Security & Fraud

Rabobank Former Execs Could Face Charges Over Alleged Drug Money Coverup

Rabobank‘s former Chief Executive Officer John Ryan could face criminal charges from the Justice Department. According to a report in the American Banker, the former general counsel and past compliance chief for Rabobank could be charged with obstructing the U.S. bank examiners’ investigation into the bank’s inability to stop money laundering.

The Office of the Comptroller of the Currency (OCC) is also looking to lodge sanctions against the executives. The report noted that the OCC has informed Laura Akahoshi, the ex-compliance chief at Rabobank, that it will ban her from the banking industry and slap a $50,000 fine against her.

Starting in 2009, Rabobank’s California branches close to the Mexican border supported organized crime, with the U.S. unit admitting guilt in February to felony conspiracy charges and agreeing to pay $368 million. The report noted that $50 million of that amount was a fine from the OCC.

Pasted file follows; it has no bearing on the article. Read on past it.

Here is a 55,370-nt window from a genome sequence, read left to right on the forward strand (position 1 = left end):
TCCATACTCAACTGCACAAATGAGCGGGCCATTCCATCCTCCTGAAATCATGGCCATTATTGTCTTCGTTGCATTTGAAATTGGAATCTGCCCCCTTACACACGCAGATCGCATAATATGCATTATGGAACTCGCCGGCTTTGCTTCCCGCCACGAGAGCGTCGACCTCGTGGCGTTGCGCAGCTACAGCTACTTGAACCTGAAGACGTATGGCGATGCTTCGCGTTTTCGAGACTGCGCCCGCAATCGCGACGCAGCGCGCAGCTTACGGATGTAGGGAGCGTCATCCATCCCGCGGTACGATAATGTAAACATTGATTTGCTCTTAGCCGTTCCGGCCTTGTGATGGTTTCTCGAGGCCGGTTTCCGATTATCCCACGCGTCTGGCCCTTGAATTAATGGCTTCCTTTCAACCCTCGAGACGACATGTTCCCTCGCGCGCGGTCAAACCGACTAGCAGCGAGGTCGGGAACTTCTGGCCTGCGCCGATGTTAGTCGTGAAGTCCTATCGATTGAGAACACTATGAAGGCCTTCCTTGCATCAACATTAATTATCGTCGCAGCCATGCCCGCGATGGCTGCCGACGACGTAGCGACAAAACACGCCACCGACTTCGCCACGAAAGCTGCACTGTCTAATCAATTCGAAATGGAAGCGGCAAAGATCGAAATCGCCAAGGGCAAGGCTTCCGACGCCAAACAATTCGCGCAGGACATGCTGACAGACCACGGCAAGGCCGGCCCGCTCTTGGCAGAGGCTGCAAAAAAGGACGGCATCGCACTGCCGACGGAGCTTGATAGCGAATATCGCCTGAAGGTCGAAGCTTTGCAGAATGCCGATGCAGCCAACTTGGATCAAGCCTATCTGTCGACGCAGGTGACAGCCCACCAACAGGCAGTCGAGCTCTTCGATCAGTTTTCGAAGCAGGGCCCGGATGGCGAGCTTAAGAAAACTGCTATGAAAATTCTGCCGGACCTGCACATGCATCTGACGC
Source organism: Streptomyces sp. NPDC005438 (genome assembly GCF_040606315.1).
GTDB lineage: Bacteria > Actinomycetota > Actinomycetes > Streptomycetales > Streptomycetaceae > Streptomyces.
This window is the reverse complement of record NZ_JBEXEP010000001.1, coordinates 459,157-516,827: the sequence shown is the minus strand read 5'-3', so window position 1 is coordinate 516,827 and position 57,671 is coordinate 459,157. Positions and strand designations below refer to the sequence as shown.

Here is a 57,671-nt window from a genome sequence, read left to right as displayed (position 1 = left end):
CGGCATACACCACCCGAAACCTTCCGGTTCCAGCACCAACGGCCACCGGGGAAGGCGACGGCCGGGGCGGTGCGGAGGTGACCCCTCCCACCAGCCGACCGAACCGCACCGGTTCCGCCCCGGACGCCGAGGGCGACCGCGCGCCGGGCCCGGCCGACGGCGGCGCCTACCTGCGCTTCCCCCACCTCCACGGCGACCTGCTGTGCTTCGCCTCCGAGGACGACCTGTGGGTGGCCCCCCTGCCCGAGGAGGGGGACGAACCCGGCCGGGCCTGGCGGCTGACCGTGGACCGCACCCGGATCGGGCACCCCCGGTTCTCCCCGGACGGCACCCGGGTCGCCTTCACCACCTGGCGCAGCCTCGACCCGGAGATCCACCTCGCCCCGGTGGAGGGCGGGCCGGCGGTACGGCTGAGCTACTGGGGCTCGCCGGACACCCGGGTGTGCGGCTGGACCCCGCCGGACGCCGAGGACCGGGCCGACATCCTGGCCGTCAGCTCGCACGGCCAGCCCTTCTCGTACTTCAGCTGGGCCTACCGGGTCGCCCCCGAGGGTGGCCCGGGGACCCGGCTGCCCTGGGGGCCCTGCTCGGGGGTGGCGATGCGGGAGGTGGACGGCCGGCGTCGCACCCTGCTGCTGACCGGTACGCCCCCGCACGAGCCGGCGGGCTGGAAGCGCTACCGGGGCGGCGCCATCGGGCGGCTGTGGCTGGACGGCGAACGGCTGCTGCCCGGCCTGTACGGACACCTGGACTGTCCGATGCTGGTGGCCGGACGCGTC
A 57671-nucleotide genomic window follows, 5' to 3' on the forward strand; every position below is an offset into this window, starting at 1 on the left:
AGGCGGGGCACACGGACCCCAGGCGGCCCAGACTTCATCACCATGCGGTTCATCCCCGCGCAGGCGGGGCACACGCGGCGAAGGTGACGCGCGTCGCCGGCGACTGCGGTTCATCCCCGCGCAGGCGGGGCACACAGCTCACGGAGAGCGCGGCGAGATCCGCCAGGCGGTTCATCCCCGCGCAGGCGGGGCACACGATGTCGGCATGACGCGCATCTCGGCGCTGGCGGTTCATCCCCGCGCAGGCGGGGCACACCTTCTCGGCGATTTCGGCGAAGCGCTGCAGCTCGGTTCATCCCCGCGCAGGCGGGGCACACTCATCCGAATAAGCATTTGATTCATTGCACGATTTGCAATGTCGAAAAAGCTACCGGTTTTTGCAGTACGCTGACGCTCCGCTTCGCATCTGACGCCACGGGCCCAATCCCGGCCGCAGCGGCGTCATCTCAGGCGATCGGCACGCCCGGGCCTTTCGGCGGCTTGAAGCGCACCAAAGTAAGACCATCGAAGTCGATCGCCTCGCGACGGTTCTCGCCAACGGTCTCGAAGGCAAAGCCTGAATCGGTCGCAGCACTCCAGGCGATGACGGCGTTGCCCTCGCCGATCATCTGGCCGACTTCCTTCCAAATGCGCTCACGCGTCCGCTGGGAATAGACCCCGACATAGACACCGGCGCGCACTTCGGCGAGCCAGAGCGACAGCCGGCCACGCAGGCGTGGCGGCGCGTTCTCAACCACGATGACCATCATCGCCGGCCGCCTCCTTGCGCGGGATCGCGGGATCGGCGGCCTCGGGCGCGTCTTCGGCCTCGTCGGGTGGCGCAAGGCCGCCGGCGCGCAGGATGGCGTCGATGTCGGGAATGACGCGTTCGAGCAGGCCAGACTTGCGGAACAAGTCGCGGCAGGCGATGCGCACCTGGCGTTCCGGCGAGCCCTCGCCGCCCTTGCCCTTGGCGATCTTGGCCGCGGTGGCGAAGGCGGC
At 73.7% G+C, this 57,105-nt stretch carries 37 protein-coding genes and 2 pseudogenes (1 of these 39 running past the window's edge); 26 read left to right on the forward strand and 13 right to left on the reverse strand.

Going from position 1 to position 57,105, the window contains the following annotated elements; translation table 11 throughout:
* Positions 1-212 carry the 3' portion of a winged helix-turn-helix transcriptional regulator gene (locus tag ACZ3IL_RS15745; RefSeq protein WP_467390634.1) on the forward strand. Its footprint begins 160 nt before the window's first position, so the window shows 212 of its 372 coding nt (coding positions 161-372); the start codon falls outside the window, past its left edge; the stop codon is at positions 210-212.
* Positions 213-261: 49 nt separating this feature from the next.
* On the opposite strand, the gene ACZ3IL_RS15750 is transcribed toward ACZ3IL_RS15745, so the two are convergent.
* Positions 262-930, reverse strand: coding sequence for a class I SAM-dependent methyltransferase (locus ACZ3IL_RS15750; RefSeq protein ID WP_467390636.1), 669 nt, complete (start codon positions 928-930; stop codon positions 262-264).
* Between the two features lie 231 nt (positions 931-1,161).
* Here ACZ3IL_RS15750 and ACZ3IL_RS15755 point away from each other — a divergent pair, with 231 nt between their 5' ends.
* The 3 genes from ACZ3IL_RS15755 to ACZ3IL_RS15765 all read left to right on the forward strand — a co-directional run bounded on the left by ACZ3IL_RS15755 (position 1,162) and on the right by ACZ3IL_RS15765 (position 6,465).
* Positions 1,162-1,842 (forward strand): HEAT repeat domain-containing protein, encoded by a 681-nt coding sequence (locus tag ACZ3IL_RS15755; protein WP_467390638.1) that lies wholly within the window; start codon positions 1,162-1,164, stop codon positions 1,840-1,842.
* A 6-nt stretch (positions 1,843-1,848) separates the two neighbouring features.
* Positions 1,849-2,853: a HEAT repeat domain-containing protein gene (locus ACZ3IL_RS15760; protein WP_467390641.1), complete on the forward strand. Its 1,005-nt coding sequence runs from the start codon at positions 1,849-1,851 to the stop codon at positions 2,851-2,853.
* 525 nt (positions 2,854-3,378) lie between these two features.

Citing court records, American Banker noted internal talks and emails within the bank that, regulators say, show the senior executives in California tried to prevent employees and regulators from exposing the misconduct. The legal filing doesn’t say the name of the executive who was obstructing regulators, but one of the people familiar with the case told American Banker that those individuals include ex-CEO Ryan, as well as Akahoshi and ex-general counsel Dan Weiss.

Ryan retired at the end of 2015, noted the report, while Akahoshi and Weiss were both fired in September 2015. Greg Jones, a U.S. spokesman for Rabobank, told American Banker that the sanctions lodged in February “brought closure to the previously reported investigation and compliance-program matters.” He declined to discuss the bank’s former employees.

——————————–

Latest Insights: 

The Payments 2022 Study: Building A High-Performance Payments Team For Fraud Detection, a PYMNTS collaboration with Stripe, examines how digital platforms of all sectors and sizes plan to develop their anti-fraud teams as part of their their broader growth and development strategies. Drawing from an extensive survey from approximately 250 payments heads at digital platforms in the U.S. and abroad, our study analyzes how poor anti-fraud capabilities can harm platforms’ long-term growth strategies, and how they can build high-performing teams to tackle these challenges.

TRENDING RIGHT NOW

To Top